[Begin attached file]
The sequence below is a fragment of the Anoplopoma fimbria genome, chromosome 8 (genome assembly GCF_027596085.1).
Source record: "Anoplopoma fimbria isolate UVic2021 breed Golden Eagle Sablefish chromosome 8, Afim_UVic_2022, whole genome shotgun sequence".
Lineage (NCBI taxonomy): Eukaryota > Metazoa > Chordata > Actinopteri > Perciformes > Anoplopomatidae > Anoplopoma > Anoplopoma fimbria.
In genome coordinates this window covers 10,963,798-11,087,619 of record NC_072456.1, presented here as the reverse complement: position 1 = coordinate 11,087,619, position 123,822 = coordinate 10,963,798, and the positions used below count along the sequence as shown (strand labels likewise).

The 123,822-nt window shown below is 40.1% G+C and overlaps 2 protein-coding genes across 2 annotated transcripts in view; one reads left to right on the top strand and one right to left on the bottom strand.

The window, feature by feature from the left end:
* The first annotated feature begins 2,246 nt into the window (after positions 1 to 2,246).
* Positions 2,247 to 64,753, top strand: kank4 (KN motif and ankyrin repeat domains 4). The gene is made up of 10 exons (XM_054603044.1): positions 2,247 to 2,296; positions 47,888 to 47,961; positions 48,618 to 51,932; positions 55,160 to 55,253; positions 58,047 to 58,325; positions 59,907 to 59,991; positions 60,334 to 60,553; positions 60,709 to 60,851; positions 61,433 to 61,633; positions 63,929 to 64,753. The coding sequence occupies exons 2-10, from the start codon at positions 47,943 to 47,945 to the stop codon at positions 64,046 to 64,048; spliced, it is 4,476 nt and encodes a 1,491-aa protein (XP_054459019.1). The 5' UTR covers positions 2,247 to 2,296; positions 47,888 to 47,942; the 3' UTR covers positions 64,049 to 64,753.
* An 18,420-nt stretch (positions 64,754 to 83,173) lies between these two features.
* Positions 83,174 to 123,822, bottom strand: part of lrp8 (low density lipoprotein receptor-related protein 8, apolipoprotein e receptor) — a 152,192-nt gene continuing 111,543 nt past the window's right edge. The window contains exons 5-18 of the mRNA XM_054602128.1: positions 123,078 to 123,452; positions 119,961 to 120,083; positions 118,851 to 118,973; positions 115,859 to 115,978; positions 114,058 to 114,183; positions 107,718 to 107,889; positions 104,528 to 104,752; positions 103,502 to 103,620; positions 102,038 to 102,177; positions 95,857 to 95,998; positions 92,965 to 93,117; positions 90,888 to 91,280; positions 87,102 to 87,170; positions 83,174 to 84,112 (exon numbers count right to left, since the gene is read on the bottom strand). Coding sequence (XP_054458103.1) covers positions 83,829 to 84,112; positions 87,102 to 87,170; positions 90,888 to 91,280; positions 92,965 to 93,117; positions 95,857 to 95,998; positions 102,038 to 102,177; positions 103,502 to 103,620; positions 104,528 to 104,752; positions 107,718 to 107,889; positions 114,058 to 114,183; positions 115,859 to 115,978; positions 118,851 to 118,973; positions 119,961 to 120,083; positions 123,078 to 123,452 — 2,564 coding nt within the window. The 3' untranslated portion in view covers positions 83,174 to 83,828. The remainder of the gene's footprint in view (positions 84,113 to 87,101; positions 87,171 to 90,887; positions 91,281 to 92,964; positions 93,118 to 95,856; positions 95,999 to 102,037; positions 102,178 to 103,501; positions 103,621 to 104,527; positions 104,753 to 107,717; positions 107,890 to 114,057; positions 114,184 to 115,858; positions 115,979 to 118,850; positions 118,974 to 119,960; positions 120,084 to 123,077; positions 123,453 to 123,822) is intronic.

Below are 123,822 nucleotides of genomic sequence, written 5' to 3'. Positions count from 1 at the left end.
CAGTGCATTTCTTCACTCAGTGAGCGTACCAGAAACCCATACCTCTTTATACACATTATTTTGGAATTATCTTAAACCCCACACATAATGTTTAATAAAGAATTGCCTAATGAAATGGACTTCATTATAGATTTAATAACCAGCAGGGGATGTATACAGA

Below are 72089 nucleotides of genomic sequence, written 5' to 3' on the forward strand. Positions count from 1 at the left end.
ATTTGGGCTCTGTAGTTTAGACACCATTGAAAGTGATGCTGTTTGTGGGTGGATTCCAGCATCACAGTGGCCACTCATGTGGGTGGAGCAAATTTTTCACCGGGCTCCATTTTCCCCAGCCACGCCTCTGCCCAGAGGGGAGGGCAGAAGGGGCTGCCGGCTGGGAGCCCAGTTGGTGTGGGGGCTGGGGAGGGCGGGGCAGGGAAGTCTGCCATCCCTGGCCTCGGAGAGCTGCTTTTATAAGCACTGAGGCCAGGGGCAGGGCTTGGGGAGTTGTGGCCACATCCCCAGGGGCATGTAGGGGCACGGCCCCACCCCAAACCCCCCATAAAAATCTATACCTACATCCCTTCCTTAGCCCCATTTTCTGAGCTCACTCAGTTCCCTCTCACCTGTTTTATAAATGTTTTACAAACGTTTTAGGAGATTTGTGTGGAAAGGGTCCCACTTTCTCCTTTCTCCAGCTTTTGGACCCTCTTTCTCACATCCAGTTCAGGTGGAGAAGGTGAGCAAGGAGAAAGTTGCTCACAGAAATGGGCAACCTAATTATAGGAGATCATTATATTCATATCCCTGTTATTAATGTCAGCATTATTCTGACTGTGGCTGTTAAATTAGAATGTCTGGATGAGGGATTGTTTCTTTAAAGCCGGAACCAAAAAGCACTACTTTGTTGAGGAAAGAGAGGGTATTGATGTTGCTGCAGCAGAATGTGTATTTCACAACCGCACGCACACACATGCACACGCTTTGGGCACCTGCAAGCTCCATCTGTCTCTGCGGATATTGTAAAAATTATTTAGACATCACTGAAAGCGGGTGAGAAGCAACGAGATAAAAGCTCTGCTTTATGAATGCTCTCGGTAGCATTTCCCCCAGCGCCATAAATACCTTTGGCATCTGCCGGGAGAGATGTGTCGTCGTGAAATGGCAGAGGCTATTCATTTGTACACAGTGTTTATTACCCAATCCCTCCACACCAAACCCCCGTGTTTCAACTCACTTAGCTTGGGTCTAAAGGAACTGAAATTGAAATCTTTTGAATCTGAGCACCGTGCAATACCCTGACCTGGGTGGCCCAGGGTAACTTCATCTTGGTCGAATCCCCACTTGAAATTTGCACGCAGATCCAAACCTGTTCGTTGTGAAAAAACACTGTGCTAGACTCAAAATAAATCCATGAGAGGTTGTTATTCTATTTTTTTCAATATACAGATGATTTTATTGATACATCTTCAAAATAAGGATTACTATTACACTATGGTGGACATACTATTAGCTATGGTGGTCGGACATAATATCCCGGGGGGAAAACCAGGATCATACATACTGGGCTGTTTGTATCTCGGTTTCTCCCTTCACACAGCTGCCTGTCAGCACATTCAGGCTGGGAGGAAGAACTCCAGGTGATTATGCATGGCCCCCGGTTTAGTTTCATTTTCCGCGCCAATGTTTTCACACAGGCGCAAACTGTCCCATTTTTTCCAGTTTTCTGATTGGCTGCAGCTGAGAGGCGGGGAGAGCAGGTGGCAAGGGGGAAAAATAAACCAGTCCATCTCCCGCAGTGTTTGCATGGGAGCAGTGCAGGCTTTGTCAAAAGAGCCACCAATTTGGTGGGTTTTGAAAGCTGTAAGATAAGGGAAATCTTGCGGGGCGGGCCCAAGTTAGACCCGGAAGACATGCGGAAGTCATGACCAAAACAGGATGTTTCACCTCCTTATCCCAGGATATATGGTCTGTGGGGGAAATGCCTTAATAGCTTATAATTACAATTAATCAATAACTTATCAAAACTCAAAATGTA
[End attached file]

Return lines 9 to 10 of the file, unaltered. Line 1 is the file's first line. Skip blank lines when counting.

* An 18,420-nt stretch (positions 64,754 to 83,173) lies between these two features.
* Positions 83,174 to 123,822, bottom strand: part of lrp8 (low density lipoprotein receptor-related protein 8, apolipoprotein e receptor) — a 152,192-nt gene continuing 111,543 nt past the window's right edge. The window contains exons 5-18 of the mRNA XM_054602128.1: positions 123,078 to 123,452; positions 119,961 to 120,083; positions 118,851 to 118,973; positions 115,859 to 115,978; positions 114,058 to 114,183; positions 107,718 to 107,889; positions 104,528 to 104,752; positions 103,502 to 103,620; positions 102,038 to 102,177; positions 95,857 to 95,998; positions 92,965 to 93,117; positions 90,888 to 91,280; positions 87,102 to 87,170; positions 83,174 to 84,112 (exon numbers count right to left, since the gene is read on the bottom strand). Coding sequence (XP_054458103.1) covers positions 83,829 to 84,112; positions 87,102 to 87,170; positions 90,888 to 91,280; positions 92,965 to 93,117; positions 95,857 to 95,998; positions 102,038 to 102,177; positions 103,502 to 103,620; positions 104,528 to 104,752; positions 107,718 to 107,889; positions 114,058 to 114,183; positions 115,859 to 115,978; positions 118,851 to 118,973; positions 119,961 to 120,083; positions 123,078 to 123,452 — 2,564 coding nt within the window. The 3' untranslated portion in view covers positions 83,174 to 83,828. The remainder of the gene's footprint in view (positions 84,113 to 87,101; positions 87,171 to 90,887; positions 91,281 to 92,964; positions 93,118 to 95,856; positions 95,999 to 102,037; positions 102,178 to 103,501; positions 103,621 to 104,527; positions 104,753 to 107,717; positions 107,890 to 114,057; positions 114,184 to 115,858; positions 115,979 to 118,850; positions 118,974 to 119,960; positions 120,084 to 123,077; positions 123,453 to 123,822) is intronic.